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How to Get Out of the Marines Early for College

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Joining the United States Marine Corps is not like working a typical civilian job. Once you sign the contract binding you to four years of service, you’re legally obligated to complete the terms. However, the Marine Corps did create the Early Release to Further Education Program (ERFE) to allow a marine to extricate himself from the military early to pursue educational opportunities. The program allows the marine to leave the Corps a maximum of 90 days before his original date of expiration of active service (EAS). However, a marine is not allowed to separate any earlier than one month ahead of the start of his classes.

Determine if you are eligible to apply for the ERFE program per Marine Corps Order P1900.16F. To qualify for early separation to further your education, you must be eligible for an honorable discharge. It follows then that if you are a reservist or six-month trainee ordered to active duty due to unsatisfactory participation in your reserve duties, you are ineligible for the ERFE program. Additionally, if your duties are essential to your command’s mission, you will not be allowed an early separation.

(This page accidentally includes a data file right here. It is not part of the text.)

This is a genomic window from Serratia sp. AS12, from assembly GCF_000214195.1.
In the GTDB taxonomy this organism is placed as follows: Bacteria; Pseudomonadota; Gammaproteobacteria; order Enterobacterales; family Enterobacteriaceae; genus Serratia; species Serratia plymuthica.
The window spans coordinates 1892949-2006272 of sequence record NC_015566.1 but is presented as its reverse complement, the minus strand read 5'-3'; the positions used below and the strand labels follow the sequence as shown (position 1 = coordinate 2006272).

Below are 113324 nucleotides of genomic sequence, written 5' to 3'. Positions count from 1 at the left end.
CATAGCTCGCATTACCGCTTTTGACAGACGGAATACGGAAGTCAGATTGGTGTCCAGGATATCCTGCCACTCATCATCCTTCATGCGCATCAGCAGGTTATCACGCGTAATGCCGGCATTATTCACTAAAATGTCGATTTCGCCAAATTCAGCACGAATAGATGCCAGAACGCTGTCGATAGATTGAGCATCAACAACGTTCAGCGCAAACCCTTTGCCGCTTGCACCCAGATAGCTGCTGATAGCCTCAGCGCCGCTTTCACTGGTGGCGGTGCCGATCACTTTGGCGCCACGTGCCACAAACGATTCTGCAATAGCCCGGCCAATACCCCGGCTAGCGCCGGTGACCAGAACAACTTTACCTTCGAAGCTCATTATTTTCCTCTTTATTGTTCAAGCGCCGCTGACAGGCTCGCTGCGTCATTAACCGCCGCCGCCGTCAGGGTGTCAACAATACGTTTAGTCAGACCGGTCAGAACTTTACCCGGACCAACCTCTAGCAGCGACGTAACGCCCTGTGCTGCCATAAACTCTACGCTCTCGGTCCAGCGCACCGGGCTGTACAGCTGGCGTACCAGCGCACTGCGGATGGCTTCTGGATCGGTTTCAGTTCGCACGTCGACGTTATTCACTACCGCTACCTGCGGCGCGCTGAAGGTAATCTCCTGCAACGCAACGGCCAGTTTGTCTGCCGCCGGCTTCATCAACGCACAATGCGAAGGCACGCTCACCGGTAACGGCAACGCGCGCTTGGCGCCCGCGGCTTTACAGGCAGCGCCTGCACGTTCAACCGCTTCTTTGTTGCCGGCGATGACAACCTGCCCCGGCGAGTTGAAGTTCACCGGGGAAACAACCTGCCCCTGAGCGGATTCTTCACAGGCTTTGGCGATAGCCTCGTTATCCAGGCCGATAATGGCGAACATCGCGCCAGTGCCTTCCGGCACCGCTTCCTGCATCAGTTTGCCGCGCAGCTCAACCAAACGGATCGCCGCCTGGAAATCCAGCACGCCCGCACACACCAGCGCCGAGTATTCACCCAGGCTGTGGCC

Provide proof of acceptance into an accredited college, vocational institute of learning or technical school. You must be admitted to school for full-time instruction for a minimum of three months. Contact your institution for an official acceptance letter or an alternative form of proof of your acceptance.

Obtain an application for the ERFE program from your company first sergeant well before 90 days prior to your original EAS date. According to the U.S. Marine Corps website, due to the various qualifications that must be met and verified, obtaining ERFE approval takes a considerable amount of time, so complete and submit your application to your company first sergeant at least three months ahead of your original EAS date. After you submit your application, your first sergeant with submit your application up the chain of command for approval.


Applying for the ERFE program will not have an adverse effect on your consideration for promotion should you be up for one.

If you are ineligible for ERFE, you may be able to receive an early separation under the Voluntary Enlisted Early Release Program (VEERP).